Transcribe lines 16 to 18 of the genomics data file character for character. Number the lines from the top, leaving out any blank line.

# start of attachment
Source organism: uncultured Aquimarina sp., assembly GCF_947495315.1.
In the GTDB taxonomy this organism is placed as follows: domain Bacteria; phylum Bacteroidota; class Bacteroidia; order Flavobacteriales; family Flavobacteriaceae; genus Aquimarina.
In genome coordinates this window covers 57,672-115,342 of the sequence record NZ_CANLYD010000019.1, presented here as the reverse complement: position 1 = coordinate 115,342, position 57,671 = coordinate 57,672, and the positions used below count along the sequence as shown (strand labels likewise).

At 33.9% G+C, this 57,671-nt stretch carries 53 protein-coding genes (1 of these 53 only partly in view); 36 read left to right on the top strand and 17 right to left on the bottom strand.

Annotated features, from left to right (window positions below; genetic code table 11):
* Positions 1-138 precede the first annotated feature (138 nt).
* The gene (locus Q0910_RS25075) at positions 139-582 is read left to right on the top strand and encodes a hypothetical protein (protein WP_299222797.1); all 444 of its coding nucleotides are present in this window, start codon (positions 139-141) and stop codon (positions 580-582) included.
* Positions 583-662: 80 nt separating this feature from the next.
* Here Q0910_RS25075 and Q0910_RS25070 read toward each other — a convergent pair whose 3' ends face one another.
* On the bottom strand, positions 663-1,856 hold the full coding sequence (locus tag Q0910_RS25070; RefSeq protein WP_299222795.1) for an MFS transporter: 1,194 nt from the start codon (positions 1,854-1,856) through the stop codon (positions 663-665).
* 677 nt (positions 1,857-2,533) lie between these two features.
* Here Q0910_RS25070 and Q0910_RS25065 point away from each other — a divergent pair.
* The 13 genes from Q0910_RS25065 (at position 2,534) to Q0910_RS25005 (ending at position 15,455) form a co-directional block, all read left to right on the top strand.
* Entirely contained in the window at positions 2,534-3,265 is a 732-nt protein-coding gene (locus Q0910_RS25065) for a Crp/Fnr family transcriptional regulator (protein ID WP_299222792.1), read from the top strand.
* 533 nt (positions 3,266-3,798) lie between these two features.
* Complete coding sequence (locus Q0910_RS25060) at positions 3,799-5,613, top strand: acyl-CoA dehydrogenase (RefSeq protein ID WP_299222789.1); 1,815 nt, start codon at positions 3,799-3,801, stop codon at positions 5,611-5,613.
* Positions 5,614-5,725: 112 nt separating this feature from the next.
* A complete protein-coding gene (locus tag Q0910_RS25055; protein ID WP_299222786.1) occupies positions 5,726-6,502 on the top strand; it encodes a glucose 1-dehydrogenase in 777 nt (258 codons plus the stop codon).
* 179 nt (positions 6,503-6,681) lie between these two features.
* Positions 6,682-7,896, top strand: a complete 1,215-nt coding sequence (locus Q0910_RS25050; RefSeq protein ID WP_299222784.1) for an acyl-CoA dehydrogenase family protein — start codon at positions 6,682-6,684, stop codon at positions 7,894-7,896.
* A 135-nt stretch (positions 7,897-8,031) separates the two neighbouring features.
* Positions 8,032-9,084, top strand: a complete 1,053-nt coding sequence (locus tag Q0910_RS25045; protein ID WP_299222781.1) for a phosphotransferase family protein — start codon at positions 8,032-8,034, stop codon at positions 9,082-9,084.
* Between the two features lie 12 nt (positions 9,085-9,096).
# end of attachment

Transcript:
* Complete coding sequence (locus Q0910_RS25060) at positions 3,799-5,613, top strand: acyl-CoA dehydrogenase (RefSeq protein ID WP_299222789.1); 1,815 nt, start codon at positions 3,799-3,801, stop codon at positions 5,611-5,613.
* Positions 5,614-5,725: 112 nt separating this feature from the next.
* A complete protein-coding gene (locus tag Q0910_RS25055; protein ID WP_299222786.1) occupies positions 5,726-6,502 on the top strand; it encodes a glucose 1-dehydrogenase in 777 nt (258 codons plus the stop codon).